The trouble I see for Calvinism is the fact that all over Scripture you find God saying he wants everyone to be saved, that he sent Christ for everyone, that he grieves when people are lost, and that he loves every person. John 3:16 is just one example of this type of verse. Calvinists and Arminians (anti-Calvinists) teach their children to sing the song "Jesus loves me this I know, for the Bible tells me so" without knowing whether God has determined that that child is going to be saved or lost. Is the song unbiblical?
But if one of those children in the choir goes to hell, and in the final analysis the only reason that child ended up in hell was because God sovereignly decreed that the child should go to hell, then were all the claims that God loved that child accurate? It strikes me as inconsistent with the proper use of the word "love" to maintain this.
Of course you can dodge these considerations by saying that the passages that say that God loves every person really only mean that God loves every member of the Elect. I think this does violence to the passages. I think you can only have a complete biblical case for Calvinism if you not only provide passages that support sovereignty, but also provide a plausible explanation for passages that imply a universal salvific intent. Otherwise, we should at least admit that the Bible doesn't adjudicate the Calvinist question.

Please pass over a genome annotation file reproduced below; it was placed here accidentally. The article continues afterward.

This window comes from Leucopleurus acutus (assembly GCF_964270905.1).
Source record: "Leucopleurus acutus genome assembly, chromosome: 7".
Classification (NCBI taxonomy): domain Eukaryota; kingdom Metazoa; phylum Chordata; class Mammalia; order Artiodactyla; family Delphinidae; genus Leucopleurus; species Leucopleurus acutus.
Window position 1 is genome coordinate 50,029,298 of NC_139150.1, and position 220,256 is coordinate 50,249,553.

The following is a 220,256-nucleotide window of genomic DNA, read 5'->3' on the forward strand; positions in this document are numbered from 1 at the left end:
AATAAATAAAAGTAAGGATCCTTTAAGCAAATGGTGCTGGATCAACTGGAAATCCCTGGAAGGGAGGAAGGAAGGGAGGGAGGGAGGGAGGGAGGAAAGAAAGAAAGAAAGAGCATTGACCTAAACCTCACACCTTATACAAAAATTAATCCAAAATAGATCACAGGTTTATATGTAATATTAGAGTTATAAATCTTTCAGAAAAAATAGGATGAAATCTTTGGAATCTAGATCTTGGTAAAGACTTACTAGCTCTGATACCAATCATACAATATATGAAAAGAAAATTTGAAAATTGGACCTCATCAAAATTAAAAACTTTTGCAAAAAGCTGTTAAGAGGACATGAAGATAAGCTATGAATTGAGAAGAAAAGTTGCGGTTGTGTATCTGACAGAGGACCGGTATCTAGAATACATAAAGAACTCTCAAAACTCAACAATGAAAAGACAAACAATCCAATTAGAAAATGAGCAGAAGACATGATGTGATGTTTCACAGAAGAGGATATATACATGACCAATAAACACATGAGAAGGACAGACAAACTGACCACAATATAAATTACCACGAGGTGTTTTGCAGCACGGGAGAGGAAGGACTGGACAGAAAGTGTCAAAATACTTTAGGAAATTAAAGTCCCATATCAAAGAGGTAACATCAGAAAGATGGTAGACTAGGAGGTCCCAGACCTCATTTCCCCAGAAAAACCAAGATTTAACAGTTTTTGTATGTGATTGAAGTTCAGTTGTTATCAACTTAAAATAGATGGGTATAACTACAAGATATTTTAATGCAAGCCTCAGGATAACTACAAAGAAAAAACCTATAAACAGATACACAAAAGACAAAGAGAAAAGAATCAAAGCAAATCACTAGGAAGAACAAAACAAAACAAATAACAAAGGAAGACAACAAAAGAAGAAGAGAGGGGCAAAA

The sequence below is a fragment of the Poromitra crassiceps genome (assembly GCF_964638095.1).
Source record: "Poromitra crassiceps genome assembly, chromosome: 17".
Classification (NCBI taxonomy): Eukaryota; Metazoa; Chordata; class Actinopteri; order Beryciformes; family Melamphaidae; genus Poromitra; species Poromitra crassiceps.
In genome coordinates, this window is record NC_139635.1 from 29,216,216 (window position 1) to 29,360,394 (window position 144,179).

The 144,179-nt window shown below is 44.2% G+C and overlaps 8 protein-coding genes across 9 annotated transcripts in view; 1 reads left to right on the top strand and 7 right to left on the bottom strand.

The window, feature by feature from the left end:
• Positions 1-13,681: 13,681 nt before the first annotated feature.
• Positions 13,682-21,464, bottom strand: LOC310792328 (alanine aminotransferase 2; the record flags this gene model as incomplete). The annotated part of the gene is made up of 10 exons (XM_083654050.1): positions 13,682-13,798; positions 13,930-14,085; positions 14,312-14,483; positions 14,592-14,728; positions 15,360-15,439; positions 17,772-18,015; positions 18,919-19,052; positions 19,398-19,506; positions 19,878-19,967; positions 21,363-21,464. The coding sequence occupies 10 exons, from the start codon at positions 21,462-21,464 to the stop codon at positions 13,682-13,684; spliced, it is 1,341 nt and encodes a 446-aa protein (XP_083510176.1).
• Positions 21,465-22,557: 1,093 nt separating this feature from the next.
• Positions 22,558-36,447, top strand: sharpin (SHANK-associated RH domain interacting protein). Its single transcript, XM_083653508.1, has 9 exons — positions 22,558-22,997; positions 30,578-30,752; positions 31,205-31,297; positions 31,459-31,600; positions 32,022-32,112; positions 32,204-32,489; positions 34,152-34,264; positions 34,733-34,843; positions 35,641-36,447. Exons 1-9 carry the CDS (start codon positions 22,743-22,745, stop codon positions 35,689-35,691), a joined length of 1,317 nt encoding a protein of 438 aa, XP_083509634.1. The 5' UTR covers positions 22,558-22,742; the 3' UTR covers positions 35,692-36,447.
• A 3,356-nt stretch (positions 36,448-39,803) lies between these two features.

It's a simple question for Calvinists. Does God love those whom he reprobates? The most interesting Calvinists responses here, I believe, are the ones that affirm that God loves those he reprobates. I will be following up and looking at responses later.
Notice that none of this requires an appeal to intuition, but rather concerns the proper use of langauge.